Minneapolis Police Changes Response Times After The Killing of George Floyd

October 25, 2020

On May 25th, 2020, a tragedy took place in Minneapolis, Minnesota. George Floyd, a name we all recognize now, died while being apprehended by Minneapolis police officers. This event sent waves of shock throughout the country and woke people up to the injustices African-Americans face every day. Since then, police forces across the United States have made changes, but not necessarily for the better.

The Minnesota Reformer ran a data request to find out how exactly things have changed. A significant change that occurred post-Floyd is how quickly police officers arrive at a crime scene when a 911 call is made. They compared response times to imminent threat calls from a month before the George Floyd killing to a few weeks after to see if any changes had occurred.

From June 9 to July 6, response times had slowed 1.56 minutes from when a 911 call was given to a squad car until that squad arrived. Additionally, response times slowed 3.86 minutes from when the call was entered into the queue until the squad car arrived. This data shows callers were waiting longer for a squad to be ready to assist them.

CBS discovered that, since Memorial Day, violent crime has spiked by 25% in comparison to the same time last year. However, service calls responded to in that time have gone down 38% since 2019.

The slower response times appear to be because Minneapolis police officers are drastically quitting the force. Many veteran officers say morale inside the department is at its lowest and some officers are retreating on duties in fear of interactions that could get them in trouble.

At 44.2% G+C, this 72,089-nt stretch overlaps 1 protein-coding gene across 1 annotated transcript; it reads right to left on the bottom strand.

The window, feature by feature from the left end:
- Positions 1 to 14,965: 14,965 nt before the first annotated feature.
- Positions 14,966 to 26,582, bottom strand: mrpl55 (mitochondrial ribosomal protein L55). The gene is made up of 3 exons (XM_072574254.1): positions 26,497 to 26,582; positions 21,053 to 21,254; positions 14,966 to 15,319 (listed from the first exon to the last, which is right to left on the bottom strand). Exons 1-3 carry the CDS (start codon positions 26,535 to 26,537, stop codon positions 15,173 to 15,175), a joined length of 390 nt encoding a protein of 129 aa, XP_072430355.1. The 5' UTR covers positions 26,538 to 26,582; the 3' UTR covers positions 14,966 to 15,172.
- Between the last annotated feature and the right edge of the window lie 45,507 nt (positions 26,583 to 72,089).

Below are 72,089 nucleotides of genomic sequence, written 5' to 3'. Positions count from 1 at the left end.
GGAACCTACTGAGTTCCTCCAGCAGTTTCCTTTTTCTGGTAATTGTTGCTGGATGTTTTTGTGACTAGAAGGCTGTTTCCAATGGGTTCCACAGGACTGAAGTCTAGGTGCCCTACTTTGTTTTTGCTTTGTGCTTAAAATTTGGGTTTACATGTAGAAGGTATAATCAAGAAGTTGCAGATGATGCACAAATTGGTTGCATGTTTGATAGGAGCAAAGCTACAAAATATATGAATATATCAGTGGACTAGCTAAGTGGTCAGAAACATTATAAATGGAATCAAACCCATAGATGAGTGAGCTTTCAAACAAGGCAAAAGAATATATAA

Nearly 200 officers have applied to leave the Minneapolis police force due to post-traumatic stress. As of July, 65 officers had left the department in comparison to the usual turnover rate per year. The officers left are working long hours and stretching themselves thin as a result.

Minneapolis city council members have been giving their input into the situation as well. Steve Fletcher, the council member for Ward 3 of Minneapolis, shared some insight into what he thinks needs to happen. When asked about officers being hesitant to respond to crimes due to fear of backlash, Fletcher said that  “the events around the killing of George Floyd reduced the police force’s legitimacy in the eyes of many people in the public.” He also said because of the reduced legitimacy, a lot of respect has been lost so officers responding to certain situations could cause more harm than good these days,

Overall, the current situation with the Minneapolis police raises many public safety concerns. With the slow response times and fear between both police and citizens, tensions are high for everyone involved.

Police times have gotten slower, but how bad has it gotten and why?